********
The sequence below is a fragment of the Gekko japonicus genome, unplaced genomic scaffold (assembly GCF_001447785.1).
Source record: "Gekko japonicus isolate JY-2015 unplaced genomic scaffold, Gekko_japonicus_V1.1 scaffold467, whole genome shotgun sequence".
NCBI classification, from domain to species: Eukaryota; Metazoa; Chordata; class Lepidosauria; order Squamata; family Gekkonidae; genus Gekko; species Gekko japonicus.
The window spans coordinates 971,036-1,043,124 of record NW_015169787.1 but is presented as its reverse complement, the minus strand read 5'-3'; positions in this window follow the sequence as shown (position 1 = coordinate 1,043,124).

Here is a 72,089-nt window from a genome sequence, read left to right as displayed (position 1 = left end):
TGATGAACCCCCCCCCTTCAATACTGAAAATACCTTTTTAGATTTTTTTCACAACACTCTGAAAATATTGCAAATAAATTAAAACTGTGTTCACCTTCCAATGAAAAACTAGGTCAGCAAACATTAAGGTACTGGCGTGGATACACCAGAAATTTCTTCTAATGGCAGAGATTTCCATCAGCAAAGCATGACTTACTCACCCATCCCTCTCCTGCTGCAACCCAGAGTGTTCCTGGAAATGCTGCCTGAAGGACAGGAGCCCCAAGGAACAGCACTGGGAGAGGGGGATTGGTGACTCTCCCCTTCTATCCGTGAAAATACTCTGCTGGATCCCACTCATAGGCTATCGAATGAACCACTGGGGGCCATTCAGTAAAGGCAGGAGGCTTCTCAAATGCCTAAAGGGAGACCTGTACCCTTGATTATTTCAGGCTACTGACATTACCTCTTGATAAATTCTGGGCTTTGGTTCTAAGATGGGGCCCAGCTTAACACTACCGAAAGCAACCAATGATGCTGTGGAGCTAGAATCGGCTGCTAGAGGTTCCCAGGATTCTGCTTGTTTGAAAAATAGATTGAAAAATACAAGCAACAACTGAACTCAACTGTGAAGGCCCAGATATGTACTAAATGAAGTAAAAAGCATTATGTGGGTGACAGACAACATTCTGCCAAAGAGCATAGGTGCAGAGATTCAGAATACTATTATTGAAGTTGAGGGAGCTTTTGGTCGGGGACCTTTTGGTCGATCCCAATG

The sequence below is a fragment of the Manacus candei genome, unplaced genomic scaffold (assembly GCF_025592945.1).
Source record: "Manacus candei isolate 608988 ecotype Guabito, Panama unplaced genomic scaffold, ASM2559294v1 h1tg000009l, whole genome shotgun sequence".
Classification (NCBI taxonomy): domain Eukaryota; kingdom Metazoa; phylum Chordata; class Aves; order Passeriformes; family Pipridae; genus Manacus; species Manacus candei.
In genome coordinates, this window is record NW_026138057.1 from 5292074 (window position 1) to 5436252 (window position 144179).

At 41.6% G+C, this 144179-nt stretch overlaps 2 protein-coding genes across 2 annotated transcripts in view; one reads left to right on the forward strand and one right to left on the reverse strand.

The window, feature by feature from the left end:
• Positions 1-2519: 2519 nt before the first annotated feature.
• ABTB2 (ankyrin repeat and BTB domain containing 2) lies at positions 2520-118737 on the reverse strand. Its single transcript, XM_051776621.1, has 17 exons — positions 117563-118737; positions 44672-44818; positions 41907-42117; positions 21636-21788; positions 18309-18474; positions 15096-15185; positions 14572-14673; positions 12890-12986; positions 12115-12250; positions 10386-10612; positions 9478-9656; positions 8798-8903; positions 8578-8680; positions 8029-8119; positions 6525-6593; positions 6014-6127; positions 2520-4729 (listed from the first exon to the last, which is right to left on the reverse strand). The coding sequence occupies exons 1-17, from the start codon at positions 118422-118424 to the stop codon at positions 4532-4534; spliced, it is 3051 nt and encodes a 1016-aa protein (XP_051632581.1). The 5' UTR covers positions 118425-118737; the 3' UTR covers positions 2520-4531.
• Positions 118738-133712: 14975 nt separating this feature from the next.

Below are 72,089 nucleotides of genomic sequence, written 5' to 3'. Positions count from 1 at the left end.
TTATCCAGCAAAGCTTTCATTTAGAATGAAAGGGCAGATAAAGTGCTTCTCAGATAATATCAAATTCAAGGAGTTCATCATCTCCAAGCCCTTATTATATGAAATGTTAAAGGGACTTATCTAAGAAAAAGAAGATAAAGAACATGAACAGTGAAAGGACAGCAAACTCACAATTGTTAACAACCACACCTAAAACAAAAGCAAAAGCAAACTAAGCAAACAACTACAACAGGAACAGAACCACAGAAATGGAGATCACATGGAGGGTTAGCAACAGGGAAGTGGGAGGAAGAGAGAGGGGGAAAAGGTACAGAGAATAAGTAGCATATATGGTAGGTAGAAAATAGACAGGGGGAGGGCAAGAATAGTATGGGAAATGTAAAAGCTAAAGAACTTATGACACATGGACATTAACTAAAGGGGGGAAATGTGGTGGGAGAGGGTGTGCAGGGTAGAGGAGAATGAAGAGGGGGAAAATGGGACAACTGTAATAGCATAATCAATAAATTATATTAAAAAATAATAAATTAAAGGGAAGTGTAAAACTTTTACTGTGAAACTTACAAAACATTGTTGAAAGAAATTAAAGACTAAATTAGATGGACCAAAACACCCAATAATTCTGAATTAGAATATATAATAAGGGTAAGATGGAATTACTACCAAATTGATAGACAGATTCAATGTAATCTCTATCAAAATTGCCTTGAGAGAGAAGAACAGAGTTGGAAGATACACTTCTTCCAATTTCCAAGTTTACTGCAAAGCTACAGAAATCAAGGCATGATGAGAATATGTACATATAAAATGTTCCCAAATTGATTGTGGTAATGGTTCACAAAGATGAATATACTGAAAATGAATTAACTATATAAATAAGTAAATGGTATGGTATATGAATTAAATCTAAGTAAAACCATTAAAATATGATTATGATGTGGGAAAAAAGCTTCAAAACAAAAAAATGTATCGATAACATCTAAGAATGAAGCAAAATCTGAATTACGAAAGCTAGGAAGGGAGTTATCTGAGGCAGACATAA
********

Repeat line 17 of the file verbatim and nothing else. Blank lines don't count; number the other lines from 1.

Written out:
TTATCCAGCAAAGCTTTCATTTAGAATGAAAGGGCAGATAAAGTGCTTCTCAGATAATATCAAATTCAAGGAGTTCATCATCTCCAAGCCCTTATTATATGAAATGTTAAAGGGACTTATCTAAGAAAAAGAAGATAAAGAACATGAACAGTGAAAGGACAGCAAACTCACAATTGTTAACAACCACACCTAAAACAAAAGCAAAAGCAAACTAAGCAAACAACTACAACAGGAACAGAACCACAGAAATGGAGATCACATGGAGGGTTAGCAACAGGGAAGTGGGAGGAAGAGAGAGGGGGAAAAGGTACAGAGAATAAGTAGCATATATGGTAGGTAGAAAATAGACAGGGGGAGGGCAAGAATAGTATGGGAAATGTAAAAGCTAAAGAACTTATGACACATGGACATTAACTAAAGGGGGGAAATGTGGTGGGAGAGGGTGTGCAGGGTAGAGGAGAATGAAGAGGGGGAAAATGGGACAACTGTAATAGCATAATCAATAAATTATATTAAAAAATAATAAATTAAAGGGAAGTGTAAAACTTTTACTGTGAAACTTACAAAACATTGTTGAAAGAAATTAAAGACTAAATTAGATGGACCAAAACACCCAATAATTCTGAATTAGAATATATAATAAGGGTAAGATGGAATTACTACCAAATTGATAGACAGATTCAATGTAATCTCTATCAAAATTGCCTTGAGAGAGAAGAACAGAGTTGGAAGATACACTTCTTCCAATTTCCAAGTTTACTGCAAAGCTACAGAAATCAAGGCATGATGAGAATATGTACATATAAAATGTTCCCAAATTGATTGTGGTAATGGTTCACAAAGATGAATATACTGAAAATGAATTAACTATATAAATAAGTAAATGGTATGGTATATGAATTAAATCTAAGTAAAACCATTAAAATATGATTATGATGTGGGAAAAAAGCTTCAAAACAAAAAAATGTATCGATAACATCTAAGAATGAAGCAAAATCTGAATTACGAAAGCTAGGAAGGGAGTTATCTGAGGCAGACATAA